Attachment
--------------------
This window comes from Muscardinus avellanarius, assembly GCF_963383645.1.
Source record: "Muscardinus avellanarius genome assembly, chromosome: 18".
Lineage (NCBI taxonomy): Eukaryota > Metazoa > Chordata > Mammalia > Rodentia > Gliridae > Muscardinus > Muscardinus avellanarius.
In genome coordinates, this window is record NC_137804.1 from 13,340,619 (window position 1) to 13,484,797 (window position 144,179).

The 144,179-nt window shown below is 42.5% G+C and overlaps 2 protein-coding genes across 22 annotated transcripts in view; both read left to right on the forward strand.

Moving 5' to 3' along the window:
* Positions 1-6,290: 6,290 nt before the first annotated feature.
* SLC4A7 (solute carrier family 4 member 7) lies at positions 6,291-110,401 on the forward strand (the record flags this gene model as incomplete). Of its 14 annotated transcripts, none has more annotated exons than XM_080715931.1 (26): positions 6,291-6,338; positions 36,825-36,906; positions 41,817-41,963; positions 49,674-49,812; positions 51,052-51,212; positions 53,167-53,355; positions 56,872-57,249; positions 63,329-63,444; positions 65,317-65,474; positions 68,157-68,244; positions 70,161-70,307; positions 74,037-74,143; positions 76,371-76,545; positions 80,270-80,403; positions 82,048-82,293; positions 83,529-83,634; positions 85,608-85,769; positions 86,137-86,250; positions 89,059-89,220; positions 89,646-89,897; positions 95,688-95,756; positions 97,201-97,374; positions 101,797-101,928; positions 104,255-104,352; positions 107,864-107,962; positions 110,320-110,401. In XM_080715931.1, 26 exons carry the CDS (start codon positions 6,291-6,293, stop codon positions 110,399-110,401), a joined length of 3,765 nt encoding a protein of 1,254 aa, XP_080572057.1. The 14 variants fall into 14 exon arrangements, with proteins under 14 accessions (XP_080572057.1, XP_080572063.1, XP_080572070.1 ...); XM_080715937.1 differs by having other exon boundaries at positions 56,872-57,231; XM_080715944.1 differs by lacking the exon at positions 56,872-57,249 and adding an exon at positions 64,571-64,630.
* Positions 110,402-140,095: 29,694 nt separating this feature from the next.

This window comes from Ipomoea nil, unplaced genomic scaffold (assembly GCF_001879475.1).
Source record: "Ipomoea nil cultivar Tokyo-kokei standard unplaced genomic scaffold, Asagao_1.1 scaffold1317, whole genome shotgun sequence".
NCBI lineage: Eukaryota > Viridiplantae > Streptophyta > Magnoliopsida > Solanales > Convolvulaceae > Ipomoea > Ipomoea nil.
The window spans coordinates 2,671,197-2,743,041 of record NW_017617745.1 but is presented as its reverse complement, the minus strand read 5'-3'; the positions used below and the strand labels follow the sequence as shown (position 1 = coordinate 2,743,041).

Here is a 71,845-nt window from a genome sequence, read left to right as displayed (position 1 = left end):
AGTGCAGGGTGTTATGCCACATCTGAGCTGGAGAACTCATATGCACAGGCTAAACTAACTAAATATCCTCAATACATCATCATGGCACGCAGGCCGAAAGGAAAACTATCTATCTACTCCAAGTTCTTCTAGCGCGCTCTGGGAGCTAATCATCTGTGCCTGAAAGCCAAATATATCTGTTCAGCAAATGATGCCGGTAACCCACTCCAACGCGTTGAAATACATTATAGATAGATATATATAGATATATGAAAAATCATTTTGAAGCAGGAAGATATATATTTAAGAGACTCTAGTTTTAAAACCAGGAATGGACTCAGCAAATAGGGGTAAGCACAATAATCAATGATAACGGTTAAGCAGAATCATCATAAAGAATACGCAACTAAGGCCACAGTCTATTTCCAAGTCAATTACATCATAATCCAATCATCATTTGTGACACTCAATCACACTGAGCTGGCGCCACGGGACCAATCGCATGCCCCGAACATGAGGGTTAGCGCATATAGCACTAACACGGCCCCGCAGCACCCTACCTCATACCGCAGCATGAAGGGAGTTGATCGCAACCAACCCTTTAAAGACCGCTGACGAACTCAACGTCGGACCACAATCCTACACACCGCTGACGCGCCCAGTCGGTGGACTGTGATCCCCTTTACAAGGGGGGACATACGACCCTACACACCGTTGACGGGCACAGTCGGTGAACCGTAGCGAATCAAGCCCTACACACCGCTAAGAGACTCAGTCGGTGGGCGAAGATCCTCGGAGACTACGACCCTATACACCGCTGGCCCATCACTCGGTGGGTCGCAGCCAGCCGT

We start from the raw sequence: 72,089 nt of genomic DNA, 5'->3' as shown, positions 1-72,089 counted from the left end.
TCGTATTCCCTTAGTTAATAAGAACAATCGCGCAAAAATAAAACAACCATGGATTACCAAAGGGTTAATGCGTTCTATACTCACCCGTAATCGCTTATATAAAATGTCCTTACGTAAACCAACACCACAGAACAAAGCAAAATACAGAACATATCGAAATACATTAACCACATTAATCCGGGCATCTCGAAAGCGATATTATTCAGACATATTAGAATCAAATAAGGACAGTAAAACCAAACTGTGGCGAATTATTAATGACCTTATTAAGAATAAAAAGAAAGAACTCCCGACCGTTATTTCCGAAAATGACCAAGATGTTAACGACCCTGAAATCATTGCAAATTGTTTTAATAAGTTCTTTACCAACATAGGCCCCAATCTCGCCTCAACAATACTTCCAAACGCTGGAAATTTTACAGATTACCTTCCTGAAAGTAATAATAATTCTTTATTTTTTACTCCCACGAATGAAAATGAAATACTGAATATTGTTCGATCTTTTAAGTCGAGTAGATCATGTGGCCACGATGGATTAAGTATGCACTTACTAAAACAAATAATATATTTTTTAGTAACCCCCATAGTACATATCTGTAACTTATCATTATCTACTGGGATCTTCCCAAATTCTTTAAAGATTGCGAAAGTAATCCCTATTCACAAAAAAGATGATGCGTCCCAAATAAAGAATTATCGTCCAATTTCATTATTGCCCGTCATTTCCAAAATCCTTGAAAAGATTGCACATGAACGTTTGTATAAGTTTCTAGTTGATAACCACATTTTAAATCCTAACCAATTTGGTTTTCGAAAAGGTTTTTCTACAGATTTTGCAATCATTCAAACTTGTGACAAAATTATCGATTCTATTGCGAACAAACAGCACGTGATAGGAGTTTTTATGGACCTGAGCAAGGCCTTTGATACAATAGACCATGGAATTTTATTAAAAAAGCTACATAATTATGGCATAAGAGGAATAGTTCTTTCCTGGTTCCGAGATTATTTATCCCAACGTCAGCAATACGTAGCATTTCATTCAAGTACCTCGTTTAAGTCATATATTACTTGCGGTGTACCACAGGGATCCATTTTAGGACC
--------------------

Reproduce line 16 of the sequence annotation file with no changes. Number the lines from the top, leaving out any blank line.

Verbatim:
We start from the raw sequence: 72,089 nt of genomic DNA, 5'->3' as shown, positions 1-72,089 counted from the left end.